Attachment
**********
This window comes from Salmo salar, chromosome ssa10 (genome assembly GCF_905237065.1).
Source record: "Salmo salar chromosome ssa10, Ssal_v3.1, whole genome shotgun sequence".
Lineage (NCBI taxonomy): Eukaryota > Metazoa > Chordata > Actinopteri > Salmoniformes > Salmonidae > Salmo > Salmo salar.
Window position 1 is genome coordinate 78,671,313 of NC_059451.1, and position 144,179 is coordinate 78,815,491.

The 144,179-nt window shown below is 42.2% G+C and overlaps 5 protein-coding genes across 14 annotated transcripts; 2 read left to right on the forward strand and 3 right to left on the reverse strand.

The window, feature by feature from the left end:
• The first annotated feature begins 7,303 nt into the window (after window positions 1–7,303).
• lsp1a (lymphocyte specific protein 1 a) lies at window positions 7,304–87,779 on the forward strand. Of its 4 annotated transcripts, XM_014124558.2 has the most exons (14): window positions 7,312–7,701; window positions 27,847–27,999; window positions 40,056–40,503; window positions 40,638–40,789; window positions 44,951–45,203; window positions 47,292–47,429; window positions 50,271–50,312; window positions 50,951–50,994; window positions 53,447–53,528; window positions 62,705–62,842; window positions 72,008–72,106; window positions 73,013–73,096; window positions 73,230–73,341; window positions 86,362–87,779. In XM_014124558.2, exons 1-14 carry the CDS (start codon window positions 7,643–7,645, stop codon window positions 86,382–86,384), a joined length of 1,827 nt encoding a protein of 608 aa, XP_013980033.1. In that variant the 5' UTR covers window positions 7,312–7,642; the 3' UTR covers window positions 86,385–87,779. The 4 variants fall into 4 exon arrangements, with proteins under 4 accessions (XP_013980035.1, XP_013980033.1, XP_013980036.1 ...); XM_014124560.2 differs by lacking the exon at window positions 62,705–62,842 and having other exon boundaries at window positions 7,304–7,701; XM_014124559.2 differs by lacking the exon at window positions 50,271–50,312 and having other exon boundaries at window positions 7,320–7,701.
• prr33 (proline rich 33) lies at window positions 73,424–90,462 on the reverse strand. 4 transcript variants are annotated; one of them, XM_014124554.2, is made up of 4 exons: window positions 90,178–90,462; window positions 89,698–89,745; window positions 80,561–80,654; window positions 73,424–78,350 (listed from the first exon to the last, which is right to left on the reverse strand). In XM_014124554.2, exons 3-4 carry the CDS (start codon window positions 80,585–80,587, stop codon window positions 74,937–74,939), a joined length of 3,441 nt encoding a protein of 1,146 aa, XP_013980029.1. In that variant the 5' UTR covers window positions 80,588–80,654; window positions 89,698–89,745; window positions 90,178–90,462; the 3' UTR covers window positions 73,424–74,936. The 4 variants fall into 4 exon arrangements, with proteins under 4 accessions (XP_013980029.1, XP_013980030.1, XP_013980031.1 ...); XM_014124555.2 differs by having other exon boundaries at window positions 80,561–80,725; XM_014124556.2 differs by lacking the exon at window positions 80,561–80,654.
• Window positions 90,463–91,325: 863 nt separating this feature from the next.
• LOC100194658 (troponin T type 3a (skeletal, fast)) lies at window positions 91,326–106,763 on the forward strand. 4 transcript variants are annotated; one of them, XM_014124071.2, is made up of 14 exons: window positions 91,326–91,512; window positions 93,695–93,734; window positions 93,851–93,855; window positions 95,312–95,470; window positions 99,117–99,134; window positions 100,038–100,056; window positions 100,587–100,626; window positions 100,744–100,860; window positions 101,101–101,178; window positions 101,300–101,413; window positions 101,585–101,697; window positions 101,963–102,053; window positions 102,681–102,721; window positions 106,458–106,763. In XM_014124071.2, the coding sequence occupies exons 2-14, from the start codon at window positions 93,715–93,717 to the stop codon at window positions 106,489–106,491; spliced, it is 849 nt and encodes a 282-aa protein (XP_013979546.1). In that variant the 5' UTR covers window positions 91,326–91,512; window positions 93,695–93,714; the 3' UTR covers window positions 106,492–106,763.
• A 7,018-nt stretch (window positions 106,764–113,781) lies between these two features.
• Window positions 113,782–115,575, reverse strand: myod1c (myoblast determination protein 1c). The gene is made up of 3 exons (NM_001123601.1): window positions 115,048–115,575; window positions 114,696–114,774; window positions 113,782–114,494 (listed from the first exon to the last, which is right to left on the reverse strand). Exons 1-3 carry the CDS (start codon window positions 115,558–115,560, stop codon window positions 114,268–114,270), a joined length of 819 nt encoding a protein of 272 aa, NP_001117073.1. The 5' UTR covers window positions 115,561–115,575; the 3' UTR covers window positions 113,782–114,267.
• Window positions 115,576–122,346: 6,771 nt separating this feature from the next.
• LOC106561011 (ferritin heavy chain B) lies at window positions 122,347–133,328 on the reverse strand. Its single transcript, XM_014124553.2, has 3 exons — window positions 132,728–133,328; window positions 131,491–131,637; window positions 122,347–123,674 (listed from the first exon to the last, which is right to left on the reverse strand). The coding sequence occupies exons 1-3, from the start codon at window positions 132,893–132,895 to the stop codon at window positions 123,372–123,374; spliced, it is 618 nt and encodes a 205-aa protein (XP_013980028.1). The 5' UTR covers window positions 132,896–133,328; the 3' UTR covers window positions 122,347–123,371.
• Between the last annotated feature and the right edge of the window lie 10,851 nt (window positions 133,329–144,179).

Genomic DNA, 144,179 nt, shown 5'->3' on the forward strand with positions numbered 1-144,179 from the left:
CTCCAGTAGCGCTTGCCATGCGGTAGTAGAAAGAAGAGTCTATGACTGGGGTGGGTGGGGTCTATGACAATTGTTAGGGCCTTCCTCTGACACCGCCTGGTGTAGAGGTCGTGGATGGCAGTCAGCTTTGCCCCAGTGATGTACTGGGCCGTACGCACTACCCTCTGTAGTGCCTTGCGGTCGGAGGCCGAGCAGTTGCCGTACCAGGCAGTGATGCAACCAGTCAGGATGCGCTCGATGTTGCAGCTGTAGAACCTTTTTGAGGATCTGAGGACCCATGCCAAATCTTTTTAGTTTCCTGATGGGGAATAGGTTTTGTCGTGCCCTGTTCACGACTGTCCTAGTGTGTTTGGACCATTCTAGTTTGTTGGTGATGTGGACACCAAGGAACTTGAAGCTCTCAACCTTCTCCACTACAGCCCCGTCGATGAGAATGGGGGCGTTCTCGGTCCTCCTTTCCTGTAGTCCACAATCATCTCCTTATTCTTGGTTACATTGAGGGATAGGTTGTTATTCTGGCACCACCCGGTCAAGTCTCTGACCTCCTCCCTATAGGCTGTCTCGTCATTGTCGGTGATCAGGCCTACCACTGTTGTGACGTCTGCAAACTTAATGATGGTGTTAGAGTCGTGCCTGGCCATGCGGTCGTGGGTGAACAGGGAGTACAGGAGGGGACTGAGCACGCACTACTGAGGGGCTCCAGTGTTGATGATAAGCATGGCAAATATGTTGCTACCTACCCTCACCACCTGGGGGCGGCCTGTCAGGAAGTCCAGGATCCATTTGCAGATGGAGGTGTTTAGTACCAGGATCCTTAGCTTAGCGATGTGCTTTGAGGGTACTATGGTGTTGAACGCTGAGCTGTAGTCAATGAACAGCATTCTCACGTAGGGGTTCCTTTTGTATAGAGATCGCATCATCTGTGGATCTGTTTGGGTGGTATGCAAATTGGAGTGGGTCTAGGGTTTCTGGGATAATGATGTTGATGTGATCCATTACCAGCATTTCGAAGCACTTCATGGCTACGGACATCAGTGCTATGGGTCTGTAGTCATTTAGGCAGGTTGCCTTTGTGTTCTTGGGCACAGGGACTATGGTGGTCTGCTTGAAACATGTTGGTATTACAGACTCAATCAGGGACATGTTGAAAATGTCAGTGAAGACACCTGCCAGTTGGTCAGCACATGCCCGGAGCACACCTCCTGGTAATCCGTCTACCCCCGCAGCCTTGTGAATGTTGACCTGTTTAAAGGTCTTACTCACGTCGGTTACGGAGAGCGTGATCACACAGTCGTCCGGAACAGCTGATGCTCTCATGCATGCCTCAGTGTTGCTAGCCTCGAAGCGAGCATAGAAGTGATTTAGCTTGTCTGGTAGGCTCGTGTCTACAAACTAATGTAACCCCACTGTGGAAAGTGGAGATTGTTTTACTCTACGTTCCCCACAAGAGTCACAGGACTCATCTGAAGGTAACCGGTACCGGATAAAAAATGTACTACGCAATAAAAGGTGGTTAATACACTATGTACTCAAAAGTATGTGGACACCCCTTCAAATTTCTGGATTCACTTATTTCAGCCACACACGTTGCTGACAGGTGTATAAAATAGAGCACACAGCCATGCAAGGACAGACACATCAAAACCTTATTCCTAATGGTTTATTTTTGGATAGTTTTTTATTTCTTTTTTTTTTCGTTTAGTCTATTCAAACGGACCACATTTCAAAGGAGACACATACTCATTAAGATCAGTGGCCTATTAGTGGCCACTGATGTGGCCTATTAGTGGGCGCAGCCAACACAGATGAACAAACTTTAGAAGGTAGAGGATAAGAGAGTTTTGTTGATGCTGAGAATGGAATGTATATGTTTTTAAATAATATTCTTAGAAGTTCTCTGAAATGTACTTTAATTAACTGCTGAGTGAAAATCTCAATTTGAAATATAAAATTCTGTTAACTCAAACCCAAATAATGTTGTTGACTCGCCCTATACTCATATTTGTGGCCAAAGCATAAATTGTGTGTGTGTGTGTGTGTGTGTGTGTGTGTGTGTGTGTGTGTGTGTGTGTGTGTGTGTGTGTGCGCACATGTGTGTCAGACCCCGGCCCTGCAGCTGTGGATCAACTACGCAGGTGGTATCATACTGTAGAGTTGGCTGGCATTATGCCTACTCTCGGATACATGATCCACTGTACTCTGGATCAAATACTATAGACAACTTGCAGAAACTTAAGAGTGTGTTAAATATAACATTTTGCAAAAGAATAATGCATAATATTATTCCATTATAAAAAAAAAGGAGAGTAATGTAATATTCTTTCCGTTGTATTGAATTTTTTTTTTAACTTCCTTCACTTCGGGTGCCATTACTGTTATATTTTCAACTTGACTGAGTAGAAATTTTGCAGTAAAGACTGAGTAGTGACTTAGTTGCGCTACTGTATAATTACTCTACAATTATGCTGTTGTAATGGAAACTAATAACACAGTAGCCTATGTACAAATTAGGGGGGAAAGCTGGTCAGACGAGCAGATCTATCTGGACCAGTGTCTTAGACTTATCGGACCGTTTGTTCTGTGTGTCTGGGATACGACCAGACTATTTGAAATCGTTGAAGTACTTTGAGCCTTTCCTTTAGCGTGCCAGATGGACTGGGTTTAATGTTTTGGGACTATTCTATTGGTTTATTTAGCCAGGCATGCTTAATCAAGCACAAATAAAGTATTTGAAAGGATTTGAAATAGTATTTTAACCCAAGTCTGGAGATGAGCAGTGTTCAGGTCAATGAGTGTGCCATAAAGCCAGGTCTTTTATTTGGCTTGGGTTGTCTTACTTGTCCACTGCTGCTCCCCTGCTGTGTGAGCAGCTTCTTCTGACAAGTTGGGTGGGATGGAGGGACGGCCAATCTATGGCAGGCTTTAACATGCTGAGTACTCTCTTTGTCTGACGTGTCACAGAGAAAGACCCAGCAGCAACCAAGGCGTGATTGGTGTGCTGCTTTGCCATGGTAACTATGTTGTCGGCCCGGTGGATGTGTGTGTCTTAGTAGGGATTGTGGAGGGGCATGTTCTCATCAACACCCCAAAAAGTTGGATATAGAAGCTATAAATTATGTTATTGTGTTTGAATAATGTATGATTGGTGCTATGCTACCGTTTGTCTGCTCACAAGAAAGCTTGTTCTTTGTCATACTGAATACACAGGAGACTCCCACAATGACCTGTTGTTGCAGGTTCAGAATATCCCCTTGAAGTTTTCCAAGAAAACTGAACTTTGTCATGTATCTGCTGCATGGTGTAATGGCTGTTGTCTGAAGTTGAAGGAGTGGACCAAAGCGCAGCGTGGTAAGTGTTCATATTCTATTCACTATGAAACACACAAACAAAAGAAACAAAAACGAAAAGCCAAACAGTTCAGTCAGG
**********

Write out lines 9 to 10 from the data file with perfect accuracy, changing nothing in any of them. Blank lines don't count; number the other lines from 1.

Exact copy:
• prr33 (proline rich 33) lies at window positions 73,424–90,462 on the reverse strand. 4 transcript variants are annotated; one of them, XM_014124554.2, is made up of 4 exons: window positions 90,178–90,462; window positions 89,698–89,745; window positions 80,561–80,654; window positions 73,424–78,350 (listed from the first exon to the last, which is right to left on the reverse strand). In XM_014124554.2, exons 3-4 carry the CDS (start codon window positions 80,585–80,587, stop codon window positions 74,937–74,939), a joined length of 3,441 nt encoding a protein of 1,146 aa, XP_013980029.1. In that variant the 5' UTR covers window positions 80,588–80,654; window positions 89,698–89,745; window positions 90,178–90,462; the 3' UTR covers window positions 73,424–74,936. The 4 variants fall into 4 exon arrangements, with proteins under 4 accessions (XP_013980029.1, XP_013980030.1, XP_013980031.1 ...); XM_014124555.2 differs by having other exon boundaries at window positions 80,561–80,725; XM_014124556.2 differs by lacking the exon at window positions 80,561–80,654.
• Window positions 90,463–91,325: 863 nt separating this feature from the next.